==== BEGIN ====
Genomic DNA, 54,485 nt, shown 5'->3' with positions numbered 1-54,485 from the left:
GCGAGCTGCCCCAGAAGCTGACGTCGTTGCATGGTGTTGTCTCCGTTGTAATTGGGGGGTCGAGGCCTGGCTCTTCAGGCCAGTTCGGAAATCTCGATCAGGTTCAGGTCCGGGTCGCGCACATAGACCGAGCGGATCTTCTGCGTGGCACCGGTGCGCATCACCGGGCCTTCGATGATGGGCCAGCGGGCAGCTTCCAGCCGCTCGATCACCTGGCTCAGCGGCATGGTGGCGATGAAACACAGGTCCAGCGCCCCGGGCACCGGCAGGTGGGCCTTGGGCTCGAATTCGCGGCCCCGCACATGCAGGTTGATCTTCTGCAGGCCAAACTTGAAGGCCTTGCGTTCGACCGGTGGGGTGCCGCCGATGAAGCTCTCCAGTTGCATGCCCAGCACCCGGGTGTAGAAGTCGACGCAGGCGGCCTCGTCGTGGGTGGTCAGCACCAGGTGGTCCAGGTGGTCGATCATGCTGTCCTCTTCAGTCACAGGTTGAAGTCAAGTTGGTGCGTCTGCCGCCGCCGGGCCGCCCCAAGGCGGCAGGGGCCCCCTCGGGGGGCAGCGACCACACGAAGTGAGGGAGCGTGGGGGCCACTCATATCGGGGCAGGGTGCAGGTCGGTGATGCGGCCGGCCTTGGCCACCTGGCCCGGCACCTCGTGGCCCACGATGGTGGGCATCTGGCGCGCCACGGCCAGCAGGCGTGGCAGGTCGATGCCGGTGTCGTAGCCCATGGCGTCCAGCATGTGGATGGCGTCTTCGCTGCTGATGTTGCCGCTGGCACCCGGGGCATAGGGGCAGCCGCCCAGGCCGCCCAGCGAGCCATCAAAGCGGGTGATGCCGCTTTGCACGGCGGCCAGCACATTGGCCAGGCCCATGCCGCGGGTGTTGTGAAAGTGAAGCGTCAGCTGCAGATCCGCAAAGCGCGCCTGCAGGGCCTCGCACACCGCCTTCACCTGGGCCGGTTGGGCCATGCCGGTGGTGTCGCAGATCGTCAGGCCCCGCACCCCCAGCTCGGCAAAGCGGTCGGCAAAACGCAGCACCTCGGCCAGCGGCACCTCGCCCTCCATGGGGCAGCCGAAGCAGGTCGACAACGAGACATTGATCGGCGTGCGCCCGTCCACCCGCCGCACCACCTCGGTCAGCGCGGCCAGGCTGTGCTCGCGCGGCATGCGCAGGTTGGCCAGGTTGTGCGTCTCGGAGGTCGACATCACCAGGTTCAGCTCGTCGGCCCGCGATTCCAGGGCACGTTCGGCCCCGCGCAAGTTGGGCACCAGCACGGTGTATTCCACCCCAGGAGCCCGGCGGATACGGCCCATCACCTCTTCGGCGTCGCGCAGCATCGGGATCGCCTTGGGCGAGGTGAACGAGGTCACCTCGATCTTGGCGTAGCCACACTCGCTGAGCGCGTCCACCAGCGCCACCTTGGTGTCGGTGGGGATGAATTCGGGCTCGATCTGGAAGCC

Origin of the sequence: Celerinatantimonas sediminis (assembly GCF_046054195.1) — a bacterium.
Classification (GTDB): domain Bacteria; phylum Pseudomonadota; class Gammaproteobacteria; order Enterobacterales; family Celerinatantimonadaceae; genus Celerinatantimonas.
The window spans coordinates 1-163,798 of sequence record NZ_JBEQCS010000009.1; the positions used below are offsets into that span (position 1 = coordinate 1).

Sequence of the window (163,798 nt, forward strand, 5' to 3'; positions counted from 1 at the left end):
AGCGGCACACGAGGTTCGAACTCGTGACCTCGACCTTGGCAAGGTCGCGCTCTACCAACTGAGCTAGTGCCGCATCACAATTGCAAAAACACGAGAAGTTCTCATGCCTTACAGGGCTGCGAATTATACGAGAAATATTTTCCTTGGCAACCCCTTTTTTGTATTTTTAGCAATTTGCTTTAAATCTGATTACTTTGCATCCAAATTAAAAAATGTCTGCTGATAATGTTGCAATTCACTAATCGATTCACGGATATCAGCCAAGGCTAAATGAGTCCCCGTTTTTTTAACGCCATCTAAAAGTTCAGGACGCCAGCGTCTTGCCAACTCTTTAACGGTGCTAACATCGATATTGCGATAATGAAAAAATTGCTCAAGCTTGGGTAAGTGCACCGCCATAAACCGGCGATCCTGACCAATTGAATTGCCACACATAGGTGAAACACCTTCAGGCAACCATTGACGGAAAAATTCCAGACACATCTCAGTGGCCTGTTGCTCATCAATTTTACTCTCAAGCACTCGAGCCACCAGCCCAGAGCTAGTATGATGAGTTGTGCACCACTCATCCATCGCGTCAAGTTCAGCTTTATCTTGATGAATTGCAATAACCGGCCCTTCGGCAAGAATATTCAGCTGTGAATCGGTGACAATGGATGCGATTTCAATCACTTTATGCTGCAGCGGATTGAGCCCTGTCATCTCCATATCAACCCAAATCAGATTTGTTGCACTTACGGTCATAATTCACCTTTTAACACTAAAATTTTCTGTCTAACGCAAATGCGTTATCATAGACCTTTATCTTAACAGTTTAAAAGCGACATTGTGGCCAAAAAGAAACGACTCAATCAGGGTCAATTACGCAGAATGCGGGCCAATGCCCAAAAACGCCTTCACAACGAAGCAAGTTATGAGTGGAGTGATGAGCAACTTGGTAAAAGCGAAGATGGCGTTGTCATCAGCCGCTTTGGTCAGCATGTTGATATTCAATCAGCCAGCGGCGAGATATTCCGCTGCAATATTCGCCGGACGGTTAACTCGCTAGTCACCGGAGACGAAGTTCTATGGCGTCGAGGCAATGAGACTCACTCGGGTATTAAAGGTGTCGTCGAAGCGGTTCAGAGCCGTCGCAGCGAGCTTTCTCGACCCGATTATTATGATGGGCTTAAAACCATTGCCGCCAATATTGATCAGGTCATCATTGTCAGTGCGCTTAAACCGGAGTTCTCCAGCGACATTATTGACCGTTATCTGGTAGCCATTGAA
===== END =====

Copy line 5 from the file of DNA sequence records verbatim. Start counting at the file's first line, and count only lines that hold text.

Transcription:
The window spans coordinates 1-163,798 of sequence record NZ_JBEQCS010000009.1; the positions used below are offsets into that span (position 1 = coordinate 1).